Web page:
This Down-arrow "save" feature is very useful if you are in the middle of typing a long message and you need to do something on the server quickly. Just press Down-arrow to save your command in the command buffer without sending it, then type the command you need to send to the server quickly and press Enter. Now that the command has been sent, press Up-arrow to retrieve your long message and continue working on it, and press Enter when you are ready to send it to the server.

The Output Window

You can scroll the main server window by clicking the scrollbars to the right and below the main window. You can also use the PgUp and PgDn keys on the keyboard (but again, not the number pad). When you scroll the window, the screen splits, with the scrollback shown above and the live text from the server shown below. The split bar can be dragged to any position to see as much or as little live text as desired. Once the screen is split, the Shift-Up and Shift-Down arrows can be used to move line by line, or the PgUp and PdDn keys can be used to scroll a page at a time.

You can still type commands in the command line and send them to the server while the screen is split. To unsplit the window and automatically return to the bottom of the scroll buffer, click the Pause button in the lower right corner of the window, or press the Ctrl-Z key, or press the ScrollLock key, or type #FREEZE on the command line. You can also unsplit the window by dragging the scroll bar to the bottom, or by pressing the PgDn key to scroll to the bottom. If your mouse has a Mouse-Wheel, it can also be used to split and scroll the screen.

You can search for text in the output window using the Find command in the Edit menu, or by pressing Ctrl-F. You can search backwards (default) and forwards through the buffer. Since this buffer can grow quite large, the Find command is very handy for rapidly locating past text. The screen is automatically split when the text is found so that you can view the scrollback buffer and the live text at the same time.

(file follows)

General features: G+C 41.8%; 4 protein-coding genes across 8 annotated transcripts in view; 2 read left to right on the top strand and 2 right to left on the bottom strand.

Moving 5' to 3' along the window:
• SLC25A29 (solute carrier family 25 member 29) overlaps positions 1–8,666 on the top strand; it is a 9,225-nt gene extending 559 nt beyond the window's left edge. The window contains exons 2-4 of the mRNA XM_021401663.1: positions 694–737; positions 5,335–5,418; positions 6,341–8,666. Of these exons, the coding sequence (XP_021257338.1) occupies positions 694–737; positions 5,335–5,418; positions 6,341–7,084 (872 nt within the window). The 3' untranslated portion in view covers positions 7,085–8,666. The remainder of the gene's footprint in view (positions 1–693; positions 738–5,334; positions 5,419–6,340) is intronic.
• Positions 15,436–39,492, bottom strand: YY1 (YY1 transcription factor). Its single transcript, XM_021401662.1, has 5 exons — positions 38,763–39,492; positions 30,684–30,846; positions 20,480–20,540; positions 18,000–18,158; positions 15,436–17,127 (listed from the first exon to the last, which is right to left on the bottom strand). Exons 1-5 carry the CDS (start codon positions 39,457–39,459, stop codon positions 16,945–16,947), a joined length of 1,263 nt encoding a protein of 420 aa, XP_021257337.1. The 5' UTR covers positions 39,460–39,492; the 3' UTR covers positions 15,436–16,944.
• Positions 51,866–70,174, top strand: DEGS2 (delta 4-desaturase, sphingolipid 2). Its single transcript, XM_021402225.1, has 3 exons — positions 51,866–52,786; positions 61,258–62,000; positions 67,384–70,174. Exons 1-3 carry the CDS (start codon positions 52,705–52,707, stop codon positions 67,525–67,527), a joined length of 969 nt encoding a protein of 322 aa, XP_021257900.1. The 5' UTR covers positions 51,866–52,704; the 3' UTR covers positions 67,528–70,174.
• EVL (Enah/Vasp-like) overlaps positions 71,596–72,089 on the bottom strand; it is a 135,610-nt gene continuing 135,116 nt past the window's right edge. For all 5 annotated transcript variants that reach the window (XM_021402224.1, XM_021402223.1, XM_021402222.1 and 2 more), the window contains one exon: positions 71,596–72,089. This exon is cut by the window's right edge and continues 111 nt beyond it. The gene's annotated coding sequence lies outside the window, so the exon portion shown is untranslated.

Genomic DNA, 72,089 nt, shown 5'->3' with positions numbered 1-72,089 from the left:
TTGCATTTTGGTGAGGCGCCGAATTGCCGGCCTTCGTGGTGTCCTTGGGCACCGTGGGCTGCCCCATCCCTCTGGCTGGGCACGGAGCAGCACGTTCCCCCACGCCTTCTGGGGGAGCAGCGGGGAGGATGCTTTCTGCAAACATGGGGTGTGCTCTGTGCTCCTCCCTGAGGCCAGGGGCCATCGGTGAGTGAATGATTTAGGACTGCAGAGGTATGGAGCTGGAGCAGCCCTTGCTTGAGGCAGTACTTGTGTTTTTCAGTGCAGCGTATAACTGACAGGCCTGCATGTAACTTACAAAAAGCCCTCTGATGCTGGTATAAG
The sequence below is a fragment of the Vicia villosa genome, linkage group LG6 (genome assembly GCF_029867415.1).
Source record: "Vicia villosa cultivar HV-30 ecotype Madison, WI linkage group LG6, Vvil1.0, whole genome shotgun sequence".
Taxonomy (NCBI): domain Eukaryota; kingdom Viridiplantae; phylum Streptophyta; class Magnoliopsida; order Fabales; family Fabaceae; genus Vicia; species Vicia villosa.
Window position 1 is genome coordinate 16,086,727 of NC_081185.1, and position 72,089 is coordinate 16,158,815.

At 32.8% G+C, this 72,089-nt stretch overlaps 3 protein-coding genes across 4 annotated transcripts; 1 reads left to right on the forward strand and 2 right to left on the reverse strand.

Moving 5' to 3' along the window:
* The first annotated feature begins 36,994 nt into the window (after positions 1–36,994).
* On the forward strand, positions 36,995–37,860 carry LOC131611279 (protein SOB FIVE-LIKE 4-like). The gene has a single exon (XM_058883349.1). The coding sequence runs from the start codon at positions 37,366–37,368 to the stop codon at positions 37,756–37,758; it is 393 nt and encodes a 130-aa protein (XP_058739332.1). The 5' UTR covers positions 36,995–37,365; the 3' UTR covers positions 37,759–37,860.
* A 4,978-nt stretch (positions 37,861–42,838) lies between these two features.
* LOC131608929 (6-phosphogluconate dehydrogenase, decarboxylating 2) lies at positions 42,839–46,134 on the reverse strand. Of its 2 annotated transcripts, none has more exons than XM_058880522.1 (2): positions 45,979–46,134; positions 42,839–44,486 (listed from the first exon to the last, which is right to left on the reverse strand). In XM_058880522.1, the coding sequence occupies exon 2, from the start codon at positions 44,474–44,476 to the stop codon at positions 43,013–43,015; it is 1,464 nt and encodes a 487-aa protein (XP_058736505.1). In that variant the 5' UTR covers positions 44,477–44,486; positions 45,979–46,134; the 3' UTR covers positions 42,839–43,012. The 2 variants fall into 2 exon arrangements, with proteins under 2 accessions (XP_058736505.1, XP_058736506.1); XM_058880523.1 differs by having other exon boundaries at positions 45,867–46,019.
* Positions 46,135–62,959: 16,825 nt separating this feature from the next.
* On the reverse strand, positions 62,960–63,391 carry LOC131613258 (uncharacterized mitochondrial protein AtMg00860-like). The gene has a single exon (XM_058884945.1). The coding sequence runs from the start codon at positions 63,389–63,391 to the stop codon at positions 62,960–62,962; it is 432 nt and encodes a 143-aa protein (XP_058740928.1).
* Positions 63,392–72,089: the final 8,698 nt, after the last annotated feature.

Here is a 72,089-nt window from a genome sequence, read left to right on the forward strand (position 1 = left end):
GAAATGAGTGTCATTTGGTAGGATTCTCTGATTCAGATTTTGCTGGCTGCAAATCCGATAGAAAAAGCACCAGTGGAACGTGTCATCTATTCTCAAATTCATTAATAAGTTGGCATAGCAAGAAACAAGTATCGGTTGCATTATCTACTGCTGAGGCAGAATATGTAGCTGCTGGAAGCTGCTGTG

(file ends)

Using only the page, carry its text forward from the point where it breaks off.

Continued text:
You can also copy text from the output window and paste it into other programs. When you highlight text with the mouse the screen is automatically frozen to prevent scrolling from disturbing your selection. When you release the mouse button, the text is automatically copied to the clipboard (you do not need to press Ctrl-C). You can select large portions of text (more that a screenful) by left clicking the start location, the left clicking while holding the Shift key at the end location. If you double-left-click, the word under the mouse is highlighted then copied to the clipboard. If you left-click in the narrow margin to the left of a line, the entire line will be selected.

Contents of the screen are stored to the clipboard in both plain ASCII text format and in color ANSI format. When you paste to an external program like Notepad, the plain text format is used. If you paste to the Command Editor the ANSI color format is used to preserve server colors. If you paste to the Command Line, plain text is used unless you have defined a color translation syntax in the color preferences in which case the ANSI color is converted to color commands for your server. If you paste more than one line of text into the command line, the line breaks are replaced with the command separator character (;).